Starting something new can be exciting. It might be something big like a product launch or a new project at work. It might be moving to a new house or city. It might be writing a book or starting a graduate degree. Or, it might be something small like reading a book, cleaning a closet, or writing a letter to an old friend. In any case, when I start something new, I get a little bit of a rush from the anticipation of the things that might be. New people to meet. New things to learn. Problems to solve and things to make better. I look forward to learning something about myself and discovering what I didn’t know about others. Starting something new opens up so many possibilities.
Starting something new, especially big things, carries a certain amount of risk. That’s rather intuitive. However, most of us don’t take the time to assess that risk and understand it. If you’re like me, the excitement of the new opportunity can blind us to those risks. In fact, I think most leaders suffer this blindness. It’s part of what shapes us as leaders, though.
By taking on new challenges we learn about ourselves, about others, and about how our world works.
Nevertheless, there is wisdom in measuring the opportunity and the associated risks. Here are some questions to help you do that.
Does this opportunity…
Give me a way to express my “wiring” and strengths? Will I be able to take advantage of my greatest abilities and tap into that source of endless energy that comes from strengths-based work?
Put me in a position to develop other leaders? Leaders develop leaders. The best opportunities facilitate that principle.
Compromise my commitment to other responsibilities? Be careful here. Leaders are notoriously self-deceived about their true effective capacity. Whatever you think your limit is, my advice is to aim at 85-90% of that. If you’re not sure how to read your capacity, talk to your spouse or whomever knows you best.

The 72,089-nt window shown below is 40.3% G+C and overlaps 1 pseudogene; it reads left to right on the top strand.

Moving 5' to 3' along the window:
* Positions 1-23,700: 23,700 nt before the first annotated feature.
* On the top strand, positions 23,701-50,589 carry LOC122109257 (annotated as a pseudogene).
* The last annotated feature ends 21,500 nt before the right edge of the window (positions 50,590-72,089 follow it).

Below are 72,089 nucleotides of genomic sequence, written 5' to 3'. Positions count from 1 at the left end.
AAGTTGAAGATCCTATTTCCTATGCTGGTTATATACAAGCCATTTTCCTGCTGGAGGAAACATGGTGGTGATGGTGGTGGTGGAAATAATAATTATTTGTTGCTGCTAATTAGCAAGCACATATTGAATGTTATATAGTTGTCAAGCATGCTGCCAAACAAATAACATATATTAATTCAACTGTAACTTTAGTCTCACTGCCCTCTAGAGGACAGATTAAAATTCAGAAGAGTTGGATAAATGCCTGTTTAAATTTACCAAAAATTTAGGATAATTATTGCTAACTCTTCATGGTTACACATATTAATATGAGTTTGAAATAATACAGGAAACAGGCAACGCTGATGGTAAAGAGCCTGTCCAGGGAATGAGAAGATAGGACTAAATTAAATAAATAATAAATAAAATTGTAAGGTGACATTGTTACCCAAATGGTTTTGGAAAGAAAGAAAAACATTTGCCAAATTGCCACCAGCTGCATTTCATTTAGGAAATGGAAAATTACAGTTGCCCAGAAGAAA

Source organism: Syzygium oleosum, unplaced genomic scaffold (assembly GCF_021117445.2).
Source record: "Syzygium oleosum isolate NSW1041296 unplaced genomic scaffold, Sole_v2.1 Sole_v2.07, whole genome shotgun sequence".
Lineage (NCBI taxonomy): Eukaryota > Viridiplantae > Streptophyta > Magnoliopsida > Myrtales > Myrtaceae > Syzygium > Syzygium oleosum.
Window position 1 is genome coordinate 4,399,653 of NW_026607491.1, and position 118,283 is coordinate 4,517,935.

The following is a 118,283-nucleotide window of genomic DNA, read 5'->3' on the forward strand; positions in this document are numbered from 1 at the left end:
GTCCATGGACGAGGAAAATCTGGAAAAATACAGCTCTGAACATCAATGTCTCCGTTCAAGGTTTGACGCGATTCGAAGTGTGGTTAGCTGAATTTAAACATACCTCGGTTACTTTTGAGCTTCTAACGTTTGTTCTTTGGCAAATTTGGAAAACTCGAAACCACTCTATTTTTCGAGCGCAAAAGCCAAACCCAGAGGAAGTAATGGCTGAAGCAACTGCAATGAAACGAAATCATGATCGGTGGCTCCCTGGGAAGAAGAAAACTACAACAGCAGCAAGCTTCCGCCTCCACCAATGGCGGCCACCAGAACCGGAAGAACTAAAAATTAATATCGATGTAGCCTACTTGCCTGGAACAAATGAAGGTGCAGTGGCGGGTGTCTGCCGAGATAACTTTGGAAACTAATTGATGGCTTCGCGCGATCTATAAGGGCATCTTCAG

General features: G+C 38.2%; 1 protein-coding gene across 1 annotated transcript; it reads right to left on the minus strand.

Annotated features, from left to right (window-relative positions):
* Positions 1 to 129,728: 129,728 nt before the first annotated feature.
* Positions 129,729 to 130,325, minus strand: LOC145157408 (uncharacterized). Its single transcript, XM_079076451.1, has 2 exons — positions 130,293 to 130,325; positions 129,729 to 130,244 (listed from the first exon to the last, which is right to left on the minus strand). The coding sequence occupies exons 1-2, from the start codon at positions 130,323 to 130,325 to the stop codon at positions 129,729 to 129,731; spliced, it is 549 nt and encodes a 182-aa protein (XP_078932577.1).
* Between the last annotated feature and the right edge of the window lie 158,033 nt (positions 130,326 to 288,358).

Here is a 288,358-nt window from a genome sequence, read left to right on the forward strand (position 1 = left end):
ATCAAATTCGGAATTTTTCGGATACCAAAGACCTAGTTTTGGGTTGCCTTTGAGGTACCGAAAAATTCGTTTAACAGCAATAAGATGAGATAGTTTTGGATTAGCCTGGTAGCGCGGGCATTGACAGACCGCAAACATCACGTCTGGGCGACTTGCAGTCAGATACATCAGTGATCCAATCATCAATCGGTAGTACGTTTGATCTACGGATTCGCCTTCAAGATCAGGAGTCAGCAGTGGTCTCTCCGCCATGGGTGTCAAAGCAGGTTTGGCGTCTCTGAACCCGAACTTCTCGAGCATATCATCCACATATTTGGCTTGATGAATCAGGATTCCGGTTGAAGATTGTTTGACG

Align with your “motivated role”? What’s that? Read my article, What Project Role Do You Play? This single concept may be the most eye opening of all the questions I have posted here. Don’t ignore this point.
Help me make a real difference for others? Leaders are presented with lots of interesting opportunities. Many of them come out of the pet-project closet of other leaders. Before you sign on, make sure this opportunity is a solid, best-in-class idea that has a lasting impact.
Align with my values, support my mission, and move my vision forward? This really should be your first evaluation point. If the answer is No to any of these questions, stop. Don’t do it.
Help me grow? If it doesn’t, it will be too easy. Your new opportunity should stretch you in a significant way: knowledge, character, relationships, experience,… It needs to be uncomfortable or hard in some way. This will make you a better leader.
There is nothing special about this list. Customize it. Make your own questions. Delete some of mine. The point is that when that new thing comes your way and you get that adrenaline rush thinking about the possibilities,…
Study the opportunity.
Assess it carefully with tough questions.
Then decide and stick to your choice.
Dr. Scott Yorkovich is a leadership coach and consultant. He works with individuals, small and medium organizations, and ministries. Contact him at ScottYorkovich[at]LeadStrategic.com with your questions.